Collaboration + Sustainability | U.S.A. + China
Leslie Speer, IDSA | San Jose State University, and JiPing Chang | Fudan University, Shanghai Institute of Visual Arts
"In the long history of humankind (and animal kind, too) those who learned to
collaborate and improvise most effectively have prevailed." – Charles Darwin
Setting the Scene
Starting in 2005, when Business Week did an exposé on China and India, expounding on the massive change and progress these countries had made in a short decade, the US design industry has been in a panic (Engardio 2005). Compounded with stories of the exponential numbers of design schools started each year in China, and by design a large number of design graduates, greater Asia became the “threat” upon which the design industry could focus. However, sometimes it is best to face one’s “enemy” [so to speak] – or – is it truly an enemy?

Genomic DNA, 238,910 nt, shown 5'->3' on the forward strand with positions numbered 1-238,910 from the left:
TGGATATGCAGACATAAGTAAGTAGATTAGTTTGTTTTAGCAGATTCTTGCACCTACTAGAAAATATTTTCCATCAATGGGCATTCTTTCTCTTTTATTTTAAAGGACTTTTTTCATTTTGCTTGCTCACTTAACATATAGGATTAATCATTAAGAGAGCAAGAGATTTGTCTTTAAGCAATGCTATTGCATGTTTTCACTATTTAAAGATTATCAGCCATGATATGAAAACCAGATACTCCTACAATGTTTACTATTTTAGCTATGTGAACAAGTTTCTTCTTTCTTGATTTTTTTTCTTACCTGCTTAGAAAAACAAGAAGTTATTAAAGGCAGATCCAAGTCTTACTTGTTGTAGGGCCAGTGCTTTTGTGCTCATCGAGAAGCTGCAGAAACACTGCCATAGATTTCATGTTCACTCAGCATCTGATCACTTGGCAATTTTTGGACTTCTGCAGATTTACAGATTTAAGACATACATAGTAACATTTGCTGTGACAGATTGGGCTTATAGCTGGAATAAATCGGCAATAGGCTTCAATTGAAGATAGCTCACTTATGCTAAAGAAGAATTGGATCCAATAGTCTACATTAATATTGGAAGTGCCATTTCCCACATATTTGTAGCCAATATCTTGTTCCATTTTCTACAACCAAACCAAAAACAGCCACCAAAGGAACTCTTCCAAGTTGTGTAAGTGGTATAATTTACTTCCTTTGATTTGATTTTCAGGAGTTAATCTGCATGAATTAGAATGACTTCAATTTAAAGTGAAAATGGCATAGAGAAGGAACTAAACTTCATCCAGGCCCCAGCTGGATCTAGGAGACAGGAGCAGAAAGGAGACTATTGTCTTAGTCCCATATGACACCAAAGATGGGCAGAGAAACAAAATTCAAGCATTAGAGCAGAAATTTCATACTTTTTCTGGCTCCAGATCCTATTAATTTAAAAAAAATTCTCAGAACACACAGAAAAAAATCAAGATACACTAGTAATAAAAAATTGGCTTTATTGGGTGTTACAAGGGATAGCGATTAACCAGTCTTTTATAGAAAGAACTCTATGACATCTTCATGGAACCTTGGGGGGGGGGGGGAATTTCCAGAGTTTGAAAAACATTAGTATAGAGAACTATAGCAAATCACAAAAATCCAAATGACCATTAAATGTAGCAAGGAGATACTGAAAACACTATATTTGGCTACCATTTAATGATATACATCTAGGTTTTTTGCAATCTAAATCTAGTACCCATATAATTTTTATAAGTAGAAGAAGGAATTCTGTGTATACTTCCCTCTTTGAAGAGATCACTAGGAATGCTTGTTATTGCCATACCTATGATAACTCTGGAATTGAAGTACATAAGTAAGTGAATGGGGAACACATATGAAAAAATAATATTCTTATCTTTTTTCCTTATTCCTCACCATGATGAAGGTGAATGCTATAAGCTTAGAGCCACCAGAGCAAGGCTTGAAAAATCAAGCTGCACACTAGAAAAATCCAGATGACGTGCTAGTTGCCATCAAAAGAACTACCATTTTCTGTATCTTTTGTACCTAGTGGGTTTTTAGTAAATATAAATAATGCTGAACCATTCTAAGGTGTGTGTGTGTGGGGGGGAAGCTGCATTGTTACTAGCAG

To test this theory two Industrial Design programs, one at the Shanghai Institute of Visual Arts (SIVA) at Fudan University in Shanghai and the other at the School of Art & Design at San Jose State University (SJSU) in San Jose, California, embarked on a long-term project to educate their respective students about global collaboration in Industrial Design. Both faculty members have about a half-century (combined) of experience working in collaborative environments in the professional and academic world. Additionally, one of the faculty was key in co-developing and co-teaching a multi-disciplinary, collaborative design, engineering, and business course in product development that ran successfully at UC Berkeley for over a decade and is still running today. This paper will present an overview of what makes collaboration successful, how these rules were applied in the SJSU/SIVA collaboration, what worked, what didn’t work, and where the future of this collaboration might go. Needless to say, and not to be taken lightly, collaboration is not easy.